Tips for Data Teams – The Consistency Check

Have you ever delivered an analysis, only to hear from your client that “these numbers can’t be right”? It’s hard to convince someone that your results are credible when they don’t even pass the first 5 seconds of review. As much as we may not want to admit it, sometimes the numbers are indeed wrong, so how do we avoid these situations from happening? One type of check that a Data Team can adopt is the “Consistency Check”. Here are some questions that you can ask yourself when doing a consistency check:

Consistent numbers

Question 1) Are the numbers consistent with themselves?
When building complicated analyses, different sections of the analysis can fall “out of sync” with each other if they are not all updated in the same way. When this happens it can produce inconsistent summary results (i.e. the cover page reports 255 conversions per hour, but the supporting details on other pages show 237 conversions per hour). Sometimes we place too much faith on our reporting tools and assume that they will report exactly as intended. In other situations it’s just a matter of being too close to the work. After a while the numbers are burned into your short term memory and you lose your ability to critically review them with an objective eye. Suggested work-arounds include:

  • Have another member of your team do a consistency check on the results, preferably someone who hasn’t been involved in the work.
  • Take an old school approach. Print out the results, and use different colored highlighters for each type of metric. Highlight the summary numbers that represent the same result, and confirm that they are indeed consistent. Continue until you’ve highlighted all summary numbers.
  • Take another old school approach. Get your calculator out or use a separate spreadsheet, and confirm that you can replicate the summary numbers just based on the results that are being presented. You may be surprised with how many of your clients are doing this with your results already.

Question 2) Are the numbers consistent with your previous analyses?
When a client receives a new set of results they often pull up the previous results that you gave them. They are asking the question “how much have things changed?” You can beat them to the punch by doing this consistency check yourself. To be more specific:

  • Start with the previous result that was presented or released. Compare the summary numbers from the previous results to your current summary numbers.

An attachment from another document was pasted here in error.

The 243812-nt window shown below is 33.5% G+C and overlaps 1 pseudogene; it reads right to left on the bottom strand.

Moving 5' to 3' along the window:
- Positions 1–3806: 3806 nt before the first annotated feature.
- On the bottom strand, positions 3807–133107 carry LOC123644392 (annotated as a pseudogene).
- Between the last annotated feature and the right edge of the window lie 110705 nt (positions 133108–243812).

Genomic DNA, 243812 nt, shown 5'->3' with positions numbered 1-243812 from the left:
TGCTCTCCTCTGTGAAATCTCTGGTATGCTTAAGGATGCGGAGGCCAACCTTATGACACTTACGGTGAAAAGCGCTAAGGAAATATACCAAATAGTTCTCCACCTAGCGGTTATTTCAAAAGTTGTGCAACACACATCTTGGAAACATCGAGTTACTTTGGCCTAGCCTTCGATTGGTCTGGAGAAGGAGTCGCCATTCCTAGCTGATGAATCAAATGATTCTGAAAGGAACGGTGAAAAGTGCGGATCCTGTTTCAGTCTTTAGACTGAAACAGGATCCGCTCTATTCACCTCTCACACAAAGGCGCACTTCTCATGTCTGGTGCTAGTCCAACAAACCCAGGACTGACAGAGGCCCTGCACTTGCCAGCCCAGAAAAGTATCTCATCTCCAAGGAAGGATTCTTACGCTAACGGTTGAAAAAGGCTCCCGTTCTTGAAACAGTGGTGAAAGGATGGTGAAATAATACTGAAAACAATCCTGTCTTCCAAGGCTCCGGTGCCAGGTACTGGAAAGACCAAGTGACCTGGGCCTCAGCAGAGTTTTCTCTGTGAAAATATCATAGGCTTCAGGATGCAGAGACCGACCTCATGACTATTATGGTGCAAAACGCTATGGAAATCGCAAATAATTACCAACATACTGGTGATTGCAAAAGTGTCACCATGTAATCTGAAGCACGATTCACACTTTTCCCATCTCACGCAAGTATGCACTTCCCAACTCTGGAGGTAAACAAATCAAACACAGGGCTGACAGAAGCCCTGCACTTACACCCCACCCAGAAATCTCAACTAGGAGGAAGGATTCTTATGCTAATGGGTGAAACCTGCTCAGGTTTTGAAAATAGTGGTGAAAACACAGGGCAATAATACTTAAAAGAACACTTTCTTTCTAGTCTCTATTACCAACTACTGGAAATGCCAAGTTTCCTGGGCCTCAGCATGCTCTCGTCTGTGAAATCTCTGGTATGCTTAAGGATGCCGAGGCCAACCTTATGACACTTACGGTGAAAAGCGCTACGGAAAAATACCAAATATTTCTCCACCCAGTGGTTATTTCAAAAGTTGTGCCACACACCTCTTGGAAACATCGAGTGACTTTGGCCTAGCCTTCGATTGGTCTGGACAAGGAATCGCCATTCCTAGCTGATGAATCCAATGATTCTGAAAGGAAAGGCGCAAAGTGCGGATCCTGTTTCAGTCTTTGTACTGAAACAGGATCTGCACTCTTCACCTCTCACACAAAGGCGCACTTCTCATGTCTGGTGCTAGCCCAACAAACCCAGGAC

• Assess if the changes are interpretable. If they are, then this interpretation will likely be part of what you communicate when you release the new results. If the changes are not interpretable, then it’s time to go back into your current results, or your previous results to diagnose why the changes aren’t explainable.

Question 3) Are the numbers consistent with other reports?
Stepping into the shoes of your audience, you can think about the other reports that they are referring to on an on-going basis. It doesn’t matter if the other reports that they use came from a completely different source – from their perspective all data from all sources is supposed to tell the same story. In a similar manner to Question 2, you can do some additional homework so that your results are valuable to your audience as possible. For example you could:

  • Ask your clients if they have any other reports that they use frequently, and if they would be willing to share them with you. You can frame it honestly – you want to make sure that your results are valid, and if they are different from other sources, you want to be able to explain why.
  • Do a little research on your own, in particular, reviewing any routine corporate reporting, or industry reporting. Sometimes, a skeptic can be won over by proving that you did your homework. Again if the numbers line up from other sources, it becomes something you can report as proof of consistency. If the numbers don’t line up and you can’t explain the difference, then it may be an indication that you need to review your analysis.

Question 4) Are you telling the right story?
Taking all of the above into account, you should be able to deliver your results confidently. You should now know that the numbers in the report are consistent amongst themselves, that the analysis is consistent with previous analyses, and that the results are interpretable in comparison to other sources. This now can become part of your summary and presentation of your stunning new work. Or at least it can form as an addendum to the email, or the presentation that shows your audience the efforts that you went through to ensure that the numbers are the right numbers. Then you have the foundation to begin telling the actual story of the analysis (the “so what” message).

These are just a few tips, but I’m sure there are many of experts out there who have many more great ideas. If you have suggestions, or alternate points of view, please weigh in.

Note: What is a Data Team?
When we refer to “Data Teams” it’s a catch all for groups of technical, statistical, and subject-matter domain experts that are involved in providing information to support their organization. These teams are sometimes called “Business Intelligence”, “Decision Support”, or “Information Management”, but they can also be internal consultants such as “Operations Analysts”, “Strategic Information” or “Research”. Many of these concepts equally apply to teams of Data Scientists.